And even when his life was transformed by the papacy and his friends had to share him with the world, I’m sure he took their intentions with him, and ours as well.  Until finally he not only walked with us, he carried us.  I think for all his worldly and spiritual accomplishments I’ll like this one best: that he managed as a busy priest to enter into the life of a mother, to ponder her words and worries “for several days” and that he took the time to write to her, encourage her, understand her, perhaps better than she understood herself.  So gently, he managed to remind her, without the faintest hint of “preachiness,” that of course love comes with suffering, but joined to God, it is given weight and meaning and is finally returned back to us.  As if to say, “I know this is really, really hard.  But it’s your vocation now.  And if you can hang in there, and hang onto God, He’ll wrap you up in Himself and make it beautiful.”

If Pope John Paul II longed to accompany his friends then, how much more urgent and perfect must be that desire now.  How much more real must be his longing to share our life, for the sake of drawing us with him into Christ, from that side of heaven.  With his humor, wit, wisdom, warm and pressing affection, now he is ours more than ever.  If there is a word that can best sum up our understanding of devotion to the saints, maybe it is “accompaniment.”  For although they have completed this part of life, we know they have no desire to leave us behind.  Indeed, as we profess, we are part of a communion.  Padre Pio said, “I will stand at the gates of heaven until all my spiritual children have entered.”  St Therese the Little Flower declared, ” I will spend my heaven doing good on earth.”

Sometimes we want a saint for a cause, an intention, a miracle.  But maybe we just need one for the journey.  Maybe we should allow them to accompany us, so see and share our little glimmering joys and stabs of sorrow.  To sense our tiredness, as Pope John Paul did with Teresa, and to understand it.  To enter into our everyday.  Isn’t there a beauty in that?  Today in his homily, our priest suggested that we don’t find the saints.  They find us.  They adopt us.  I guess you could think of it as bringing us into their own…Rodzinka.  A family that always shares in the everyday, the hum-drum, the sticky side of things.

Let’s gather them up then, this vast, varied collection of friends, more numerous than the stars.  A Catholic galaxy.  They may not always be able to make our lives more “rational,” but they offer us their unseen presence, sympathy, prayers, love.  They understand us and our wayward lives better than we realize and want to accompany us through them.  Let’s sweep them into our day, our prayer, our little spills and spoiled plans.  Like so many grains of…salt.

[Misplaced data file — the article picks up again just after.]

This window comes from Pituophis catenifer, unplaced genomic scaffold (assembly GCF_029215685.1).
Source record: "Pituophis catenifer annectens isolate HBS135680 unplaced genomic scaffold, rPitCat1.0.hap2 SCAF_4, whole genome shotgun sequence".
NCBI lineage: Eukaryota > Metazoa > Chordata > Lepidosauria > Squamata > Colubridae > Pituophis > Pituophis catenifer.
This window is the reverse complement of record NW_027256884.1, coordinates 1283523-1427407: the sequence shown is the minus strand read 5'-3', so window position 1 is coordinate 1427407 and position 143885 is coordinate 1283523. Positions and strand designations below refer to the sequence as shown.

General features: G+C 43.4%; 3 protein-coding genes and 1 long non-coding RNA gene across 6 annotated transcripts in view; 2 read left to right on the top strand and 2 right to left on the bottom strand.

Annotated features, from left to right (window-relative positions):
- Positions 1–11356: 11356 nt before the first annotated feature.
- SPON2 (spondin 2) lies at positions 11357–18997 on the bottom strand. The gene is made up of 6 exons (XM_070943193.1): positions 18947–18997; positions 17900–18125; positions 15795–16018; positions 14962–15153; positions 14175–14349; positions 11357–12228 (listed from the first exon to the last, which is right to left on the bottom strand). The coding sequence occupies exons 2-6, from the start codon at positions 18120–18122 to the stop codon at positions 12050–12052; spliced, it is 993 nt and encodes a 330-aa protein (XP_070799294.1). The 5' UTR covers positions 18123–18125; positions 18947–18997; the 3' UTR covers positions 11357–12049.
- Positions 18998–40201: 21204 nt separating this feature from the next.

Who are some of your favorite saints – and how did they “adopt” you?

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23 thoughts on “A Pope Nails Parenthood: “The Kingdom of Irrationality”

  1. That was a truly stunning read! Loved it from top to bottom!!! St. Maria Faustina adopted me. In a Catholic book bookstore for some strange reason I bought a medal/ necklace that came with a card. Her diary is a wonderful read in this year of mercy.

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  2. St. Catherine of Genoa. I thought myself to be pretty knowledgeable of the saints, but this dear saint found me! I read a short biography and said, “Wow! We have so much in common!” I found a sweet confirmation of this when a priest friend and i were talking about death, heaven, hell, purgatory. He mentioned her writings and I got excited. (Apparently she wrote on purgatory.) He was surprised to find I not only had heard of her, but had a devotion to her. I keep adding the saints by reading Lisa Hendley’s A Book of Saints for Catholic Moms.

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    1. Hi Emily! What a small world. I first came to know St. Catherine of Genoa last year in the Women of Grace study; her life is highlighted in one of the lessons. I think she is such a great patroness for faithfulness in marriage. And….an added bonus, her feast day is on my birthday, Sept. 15th, although overshadowed by Our Lady of Sorrows. Thanks for sharing!!!

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      1. We wanted the Feast of the Assumption for our wedding day in 1990. Glorious, right? The Parish was booked that so by default we were blessed with Our Lady of Sorrows. Our firstborn was born 11 months to the day after we were married. Feast of the Assumption. She was baptized at our parish, OL of the Assumption. God is so funny and has a lovely sense of humor.